clue me in about that too.
The importance to the individual of collaborating within a group. And the
importance to the group in recognizing, and nurturing, the individual.
"Amy Chua Is a Wimp"
By DAVID BROOKS
Published: January 17, 2011
"Most people work in groups. We do this because groups are much more
efficient at solving problems than individuals (swimmers are often motivated
to have their best times as part of relay teams, not in individual events).
Moreover, the performance of a group does not correlate well with the
average I.Q. of the group or even with the I.Q.'s of the smartest members.
"Researchers at the Massachusetts Institute of Technology and Carnegie
Mellon have found that groups have a high collective intelligence when
members of a group are good at reading each others' emotions when they
take turns speaking, when the inputs from each member are managed fluidly,
when they detect each others' inclinations and strengths.
"Participating in a well-functioning group is really hard. It requires the
ability to trust people outside your kinship circle, read intonations and
moods, understand how the psychological pieces each person brings to the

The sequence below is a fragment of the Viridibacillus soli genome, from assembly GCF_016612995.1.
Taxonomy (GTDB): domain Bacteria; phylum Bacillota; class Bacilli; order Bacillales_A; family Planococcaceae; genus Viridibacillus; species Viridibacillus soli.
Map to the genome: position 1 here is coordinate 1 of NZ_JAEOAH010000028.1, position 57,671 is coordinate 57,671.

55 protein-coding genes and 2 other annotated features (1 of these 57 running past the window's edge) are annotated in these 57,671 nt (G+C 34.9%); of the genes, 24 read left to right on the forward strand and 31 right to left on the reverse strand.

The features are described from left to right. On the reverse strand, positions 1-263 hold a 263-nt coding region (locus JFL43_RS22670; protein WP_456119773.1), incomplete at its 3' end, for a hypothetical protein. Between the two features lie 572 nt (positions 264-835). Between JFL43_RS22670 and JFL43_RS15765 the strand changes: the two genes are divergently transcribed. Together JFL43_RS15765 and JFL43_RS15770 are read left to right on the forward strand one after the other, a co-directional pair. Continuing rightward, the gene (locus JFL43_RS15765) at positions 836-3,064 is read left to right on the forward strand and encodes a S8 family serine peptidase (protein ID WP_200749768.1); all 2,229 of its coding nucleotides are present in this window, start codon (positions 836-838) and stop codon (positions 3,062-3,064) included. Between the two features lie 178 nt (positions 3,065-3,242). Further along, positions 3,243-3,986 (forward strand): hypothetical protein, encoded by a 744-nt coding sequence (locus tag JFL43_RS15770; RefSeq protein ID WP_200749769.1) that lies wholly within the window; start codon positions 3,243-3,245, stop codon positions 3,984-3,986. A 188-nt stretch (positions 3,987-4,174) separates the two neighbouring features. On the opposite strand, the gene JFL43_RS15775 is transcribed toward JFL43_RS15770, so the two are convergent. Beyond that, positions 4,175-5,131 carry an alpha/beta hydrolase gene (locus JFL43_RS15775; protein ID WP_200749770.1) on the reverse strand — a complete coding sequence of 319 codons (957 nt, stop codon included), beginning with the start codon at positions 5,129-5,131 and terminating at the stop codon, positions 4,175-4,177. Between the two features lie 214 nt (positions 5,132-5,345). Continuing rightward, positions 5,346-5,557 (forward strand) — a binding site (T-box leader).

room can and cannot fit together."
This also presents to how "home schooling" can produce the
On 17 January 2011 00:50, wiki <doc.wikipedia(a)ntlworld.com> wrote:
> I don't think it helps to characterise any simple questioning of the leader
> as a "deranged vendetta".
Simple questioning isn't what I call a "deranged vendetta". Snide
innuendo of the most slimy kind is what I refer to.
As I said, I question the purpose and utility of leading the
discussion down this rabbit hole. The discussion of a simple test
statement typed during the first stages of the wiki, and its' possible
applications as a motto for the project describing its purpose in a
simple two-word phrase, somehow became a discussion about the
truthfulness of an individual. That isn't helpful.